Psychological disorders are prevalent in patients with inflammatory bowel disease; the underlying mechanisms remain unknown. We tested the hypothesis that ulcerative colitis-like inflammation induced by dextran sodium sulfate (DSS) exacerbates the ongoing spontaneous activity in colon-projecting afferent neurons that induces abdominal discomfort and anxiety, and depressive-like behaviors in rats. In this study, we used the conditioned place preference and standard tests for anxiety- and depression-like behaviors. DSS rats developed anxiety- and depression-like behaviors 10 to 20 days after the start of inflammation. Single-fiber recordings showed an increase in the frequency of spontaneous activity in L6-S1 dorsal root ganglion (DRG) roots. Prolonged desensitization of transient receptor potential vanilloid 1 (TRPV1)-expressing colonic afferents by resiniferatoxin (RTX) suppressed the spontaneous activity, as well as the anxiety- and depressive-like behaviors. Reduction in spontaneous activity in colon afferents by intracolonic administration of lidocaine produced robust conditioned place preference (CPP) in DSS rats, but not in control rats. Patch-clamp studies demonstrated a significant decrease in the resting membrane potential, lower rheobase, and sensitization of colon-projecting L6-S1 DRG neurons to generate trains of action potentials in response to current injection in DSS rats. DSS inflammation upregulated the mRNA levels of transient receptor potential ankyrin 1 and TRPV1 channels and downregulated that of Kv1.1 and Kv1.4 channels. Ulcerative colitis-like inflammation in rats induces anxiety- and depression-like behaviors, as well as ongoing abdominal discomfort by exacerbating the spontaneous activity in the colon-projecting afferent neurons. Alterations in the expression of voltage- and ligand-gated channels are associated with the induction of mood disorders following colon inflammation.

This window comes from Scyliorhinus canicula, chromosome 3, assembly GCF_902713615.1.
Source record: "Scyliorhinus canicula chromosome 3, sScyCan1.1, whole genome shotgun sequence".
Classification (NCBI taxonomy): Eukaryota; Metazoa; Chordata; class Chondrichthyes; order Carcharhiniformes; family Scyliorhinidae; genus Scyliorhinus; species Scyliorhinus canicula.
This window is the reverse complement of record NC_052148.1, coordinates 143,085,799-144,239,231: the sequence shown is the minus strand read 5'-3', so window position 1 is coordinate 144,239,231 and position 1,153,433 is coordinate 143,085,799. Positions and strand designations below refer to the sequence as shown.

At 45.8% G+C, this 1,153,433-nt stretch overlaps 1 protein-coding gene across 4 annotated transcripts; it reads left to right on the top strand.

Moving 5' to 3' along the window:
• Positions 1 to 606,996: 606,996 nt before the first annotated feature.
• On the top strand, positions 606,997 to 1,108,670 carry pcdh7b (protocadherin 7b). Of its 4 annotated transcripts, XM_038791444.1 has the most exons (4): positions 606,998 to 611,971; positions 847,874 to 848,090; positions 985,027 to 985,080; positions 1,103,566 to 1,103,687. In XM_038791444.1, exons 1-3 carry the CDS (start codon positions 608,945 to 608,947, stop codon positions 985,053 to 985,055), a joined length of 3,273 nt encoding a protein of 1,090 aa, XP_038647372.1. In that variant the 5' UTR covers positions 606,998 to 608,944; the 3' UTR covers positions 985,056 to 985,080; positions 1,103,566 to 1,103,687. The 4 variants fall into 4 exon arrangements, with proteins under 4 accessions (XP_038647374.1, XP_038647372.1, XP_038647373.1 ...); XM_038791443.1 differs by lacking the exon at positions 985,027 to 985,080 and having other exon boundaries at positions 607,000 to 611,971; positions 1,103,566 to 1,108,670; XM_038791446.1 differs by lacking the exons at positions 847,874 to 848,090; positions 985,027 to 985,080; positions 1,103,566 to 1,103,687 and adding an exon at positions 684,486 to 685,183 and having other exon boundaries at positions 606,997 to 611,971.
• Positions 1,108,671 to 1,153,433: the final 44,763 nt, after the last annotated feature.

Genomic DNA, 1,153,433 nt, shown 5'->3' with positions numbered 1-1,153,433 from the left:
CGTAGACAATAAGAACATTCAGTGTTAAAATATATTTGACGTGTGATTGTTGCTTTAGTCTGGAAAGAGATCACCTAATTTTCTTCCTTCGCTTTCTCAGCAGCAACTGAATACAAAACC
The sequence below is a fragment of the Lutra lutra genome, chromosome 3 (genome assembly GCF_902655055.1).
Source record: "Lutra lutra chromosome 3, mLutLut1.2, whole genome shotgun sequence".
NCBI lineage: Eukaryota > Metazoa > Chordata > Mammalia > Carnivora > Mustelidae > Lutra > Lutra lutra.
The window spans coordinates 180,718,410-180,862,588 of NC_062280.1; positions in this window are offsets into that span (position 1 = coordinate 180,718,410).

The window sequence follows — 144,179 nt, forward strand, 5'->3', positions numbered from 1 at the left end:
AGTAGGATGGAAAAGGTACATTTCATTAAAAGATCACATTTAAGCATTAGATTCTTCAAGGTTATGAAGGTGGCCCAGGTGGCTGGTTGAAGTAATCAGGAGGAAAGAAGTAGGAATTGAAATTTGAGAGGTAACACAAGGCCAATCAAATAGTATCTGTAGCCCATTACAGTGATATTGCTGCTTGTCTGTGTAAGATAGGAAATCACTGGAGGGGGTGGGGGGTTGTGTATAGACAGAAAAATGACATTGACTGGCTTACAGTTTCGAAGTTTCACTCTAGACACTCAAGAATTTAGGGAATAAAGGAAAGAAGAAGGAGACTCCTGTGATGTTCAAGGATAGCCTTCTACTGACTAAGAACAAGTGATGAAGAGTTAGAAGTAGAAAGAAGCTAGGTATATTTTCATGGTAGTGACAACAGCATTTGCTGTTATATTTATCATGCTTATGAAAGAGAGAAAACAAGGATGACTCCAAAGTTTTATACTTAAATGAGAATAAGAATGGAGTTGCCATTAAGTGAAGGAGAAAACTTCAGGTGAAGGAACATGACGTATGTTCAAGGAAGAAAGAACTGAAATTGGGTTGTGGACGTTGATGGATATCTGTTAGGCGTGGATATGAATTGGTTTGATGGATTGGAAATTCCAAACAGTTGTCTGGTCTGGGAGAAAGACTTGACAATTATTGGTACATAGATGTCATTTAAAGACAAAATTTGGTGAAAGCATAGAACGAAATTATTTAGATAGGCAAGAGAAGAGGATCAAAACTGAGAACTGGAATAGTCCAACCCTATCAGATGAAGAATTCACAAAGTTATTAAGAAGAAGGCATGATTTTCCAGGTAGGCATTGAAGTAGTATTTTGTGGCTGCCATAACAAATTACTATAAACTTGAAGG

|Original language||English (US)|
|Journal||American Journal of Physiology - Endocrinology and Metabolism|
|State||Published - Jan 1 2015|
- inflammatory bowel disease
- spontaneous activity in visceral afferent neurons
- visceral hypersensitivity
ASJC Scopus subject areas